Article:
The morning started with a lecture by a business school professor, as most mornings will start once the latest 282 incoming full-time MBA students begin taking classes at Carolina later this month. But Tuesday’s orientation session at the Blue Zone at Kenan Stadium also included a wacky game to remember the 13 colonies, frequent shouts of “Fantastic,” assembling 30 children’s bikes and meeting the kids who will be riding them.
That last part, perhaps the best part of the day’s team-building exercises, came as a pleasant surprise for the Carolina students. “I had no idea that the kids were going to show up,” said Christine Shaner. “These kids are so polite. To fit in with 10 MBA students when you’re 4-foot-5 is amazing.”
“It was nice that they brought in the little guys,” Kevin Fletcher agreed.
The “little guys” were from the Global Scholars Academy, a Durham K-8 charter school for children from disadvantaged neighborhoods. Dressed in uniforms of navy pants or skirts, yellow shirts and navy ties, the children arrived just as the MBA students were finishing up a series of exercises.
Tuesday was the second day in a week of orientation, a morning devoted to the “Building Connections Workshop.” James H. Johnson Jr., William R. Kenan Jr. Distinguished Professor of Strategy and Entrepreneurship and director of the Urban Investment Strategies Center, set the tone with a lively presentation about the “browning and graying of America” and the impact of that demographic shift on K-12 education.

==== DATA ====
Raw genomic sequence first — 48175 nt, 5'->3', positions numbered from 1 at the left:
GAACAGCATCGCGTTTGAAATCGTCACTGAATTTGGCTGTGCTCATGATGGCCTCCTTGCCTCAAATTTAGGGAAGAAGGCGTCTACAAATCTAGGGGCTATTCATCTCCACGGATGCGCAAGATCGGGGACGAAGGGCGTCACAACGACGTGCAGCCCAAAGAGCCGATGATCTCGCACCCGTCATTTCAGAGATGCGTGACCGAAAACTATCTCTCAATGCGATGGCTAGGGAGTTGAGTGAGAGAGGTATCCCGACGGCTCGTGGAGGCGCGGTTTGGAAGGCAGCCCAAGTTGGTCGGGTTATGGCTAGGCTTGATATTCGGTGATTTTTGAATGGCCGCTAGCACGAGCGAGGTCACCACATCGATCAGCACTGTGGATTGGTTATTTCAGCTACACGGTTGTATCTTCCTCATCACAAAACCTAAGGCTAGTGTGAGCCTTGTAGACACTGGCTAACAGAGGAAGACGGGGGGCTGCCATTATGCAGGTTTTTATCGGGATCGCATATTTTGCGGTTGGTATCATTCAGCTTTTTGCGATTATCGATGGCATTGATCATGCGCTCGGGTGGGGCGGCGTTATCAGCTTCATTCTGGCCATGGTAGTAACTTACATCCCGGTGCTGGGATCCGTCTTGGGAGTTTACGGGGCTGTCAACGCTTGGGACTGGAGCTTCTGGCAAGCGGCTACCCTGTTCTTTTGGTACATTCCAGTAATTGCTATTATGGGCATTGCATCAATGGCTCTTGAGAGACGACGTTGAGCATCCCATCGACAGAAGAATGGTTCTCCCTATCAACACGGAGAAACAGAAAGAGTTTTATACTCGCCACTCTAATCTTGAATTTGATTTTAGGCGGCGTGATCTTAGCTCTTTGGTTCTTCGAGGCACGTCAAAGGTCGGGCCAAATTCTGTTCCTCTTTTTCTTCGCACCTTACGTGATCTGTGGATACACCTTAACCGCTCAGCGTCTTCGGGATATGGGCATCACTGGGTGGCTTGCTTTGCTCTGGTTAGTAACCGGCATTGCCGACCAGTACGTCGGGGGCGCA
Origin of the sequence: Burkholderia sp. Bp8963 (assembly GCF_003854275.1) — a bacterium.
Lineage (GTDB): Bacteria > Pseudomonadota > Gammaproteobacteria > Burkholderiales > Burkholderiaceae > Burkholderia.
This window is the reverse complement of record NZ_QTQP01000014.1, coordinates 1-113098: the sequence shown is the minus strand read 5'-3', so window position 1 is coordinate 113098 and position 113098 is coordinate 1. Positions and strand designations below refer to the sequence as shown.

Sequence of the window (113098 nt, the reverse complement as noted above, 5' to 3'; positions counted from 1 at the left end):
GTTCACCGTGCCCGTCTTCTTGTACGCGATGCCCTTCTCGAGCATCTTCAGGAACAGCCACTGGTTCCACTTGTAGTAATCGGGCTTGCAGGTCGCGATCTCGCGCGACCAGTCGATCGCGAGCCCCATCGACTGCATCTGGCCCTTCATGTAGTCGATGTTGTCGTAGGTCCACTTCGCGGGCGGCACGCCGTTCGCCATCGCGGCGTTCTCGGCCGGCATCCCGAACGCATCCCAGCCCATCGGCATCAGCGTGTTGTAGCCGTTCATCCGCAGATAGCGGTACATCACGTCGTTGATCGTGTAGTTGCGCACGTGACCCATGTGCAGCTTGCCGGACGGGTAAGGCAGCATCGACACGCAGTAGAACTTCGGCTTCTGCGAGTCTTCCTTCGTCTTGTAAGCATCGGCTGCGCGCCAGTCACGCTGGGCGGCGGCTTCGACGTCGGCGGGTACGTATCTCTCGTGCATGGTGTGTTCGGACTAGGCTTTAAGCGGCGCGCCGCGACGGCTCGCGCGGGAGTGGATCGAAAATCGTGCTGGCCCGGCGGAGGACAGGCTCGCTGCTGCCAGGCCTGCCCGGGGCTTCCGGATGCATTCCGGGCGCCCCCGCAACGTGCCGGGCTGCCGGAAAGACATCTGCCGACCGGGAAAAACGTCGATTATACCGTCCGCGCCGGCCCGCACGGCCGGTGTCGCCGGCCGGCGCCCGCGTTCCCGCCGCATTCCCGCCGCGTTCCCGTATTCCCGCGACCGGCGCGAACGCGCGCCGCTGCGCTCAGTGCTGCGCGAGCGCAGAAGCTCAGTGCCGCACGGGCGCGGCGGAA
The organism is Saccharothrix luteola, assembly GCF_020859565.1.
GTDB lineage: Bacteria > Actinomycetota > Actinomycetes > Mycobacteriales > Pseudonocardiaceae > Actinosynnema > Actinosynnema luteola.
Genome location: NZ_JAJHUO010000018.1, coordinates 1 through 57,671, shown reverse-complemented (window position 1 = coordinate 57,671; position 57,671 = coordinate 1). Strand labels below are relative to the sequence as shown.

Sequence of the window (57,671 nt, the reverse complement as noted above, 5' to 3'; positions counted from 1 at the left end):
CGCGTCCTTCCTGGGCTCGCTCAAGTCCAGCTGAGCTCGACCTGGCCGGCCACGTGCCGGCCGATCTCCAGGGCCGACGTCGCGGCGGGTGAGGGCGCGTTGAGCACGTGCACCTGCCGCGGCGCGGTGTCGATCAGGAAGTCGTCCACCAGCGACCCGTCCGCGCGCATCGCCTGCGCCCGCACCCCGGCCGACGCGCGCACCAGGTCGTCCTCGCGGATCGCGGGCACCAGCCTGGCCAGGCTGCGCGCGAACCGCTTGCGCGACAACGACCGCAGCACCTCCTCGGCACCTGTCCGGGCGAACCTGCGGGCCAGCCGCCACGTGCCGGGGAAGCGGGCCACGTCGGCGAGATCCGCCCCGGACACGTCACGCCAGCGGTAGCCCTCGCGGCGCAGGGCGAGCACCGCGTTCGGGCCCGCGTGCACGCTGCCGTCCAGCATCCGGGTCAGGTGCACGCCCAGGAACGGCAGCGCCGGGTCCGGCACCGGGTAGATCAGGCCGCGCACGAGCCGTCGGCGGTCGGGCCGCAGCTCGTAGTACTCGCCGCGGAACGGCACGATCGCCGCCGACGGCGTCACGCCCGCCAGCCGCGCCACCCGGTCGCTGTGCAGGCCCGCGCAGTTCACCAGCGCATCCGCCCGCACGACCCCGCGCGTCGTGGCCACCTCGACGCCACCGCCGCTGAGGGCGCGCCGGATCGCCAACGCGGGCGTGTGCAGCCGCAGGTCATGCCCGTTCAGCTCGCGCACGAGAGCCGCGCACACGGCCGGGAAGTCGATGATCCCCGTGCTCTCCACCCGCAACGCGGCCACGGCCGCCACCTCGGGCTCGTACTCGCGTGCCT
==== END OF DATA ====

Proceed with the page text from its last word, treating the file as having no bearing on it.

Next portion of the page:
“The next generation is not being educated well, through no fault of their own,” he told the group. ”… Many of these children are living in food deserts. If you come to school hungry, no learning is going to happen.”
To combat this trend, he told them, UNC Kenan-Flagler Business School has invested significantly in the Global Scholars Academy, which Johnson believes can be a “franchisable model for education” — and for whom the MBA students built the bikes.
After Johnson’s talk, motivational speaker Dan Eckelman of the Leader’s Institute introduced the word of the day – “Fantastic!”—and led the group through some memory exercises before splitting them into 10-member teams and sending them to their small round team tables for team-building exercises. After coming up with team names and cheers and putting puzzles together, it was time to get down to the business of bike building. The teams on one side of the room were to assemble the red and black boys bikes, while the teams on the other side put together the pink and light blue girls bikes.
Not long after the cardboard boxes containing the bicycle parts arrived at each table, Johnson announced that he had brought in 30 special guests from the Global Scholars Academy to help, one per team. The students receiving the bikes were the winners of an essay contest themed “travel the world on a bike.”
“I said I would ride my bike to the circus, to the moon and to the fair,” said Kimberly Prudencio, a pigtailed third-grader assigned to the Lucky Levin MBA team. As the MBA students struggled with the correct placement of the pink tasseled handlebars on the butterfly-decorated frame, she said, “This is cool. I never built a bike before.”
She will get another chance to do just that, though. Agatha Brown, head of school at the academy, told the group that today’s recipients will build two additional bikes that they will give to other students in need, “paying it forward just as you did today.”
As for the MBA students, Ankit Juneja said he thought the day’s activities were “an excellent team building exercise.”
He looked on as his teammates tightened the bolts on the pedals and wheels and finally secured the handlebars of Kimberly’s new bike. “The toughest part is building the bike,” he said.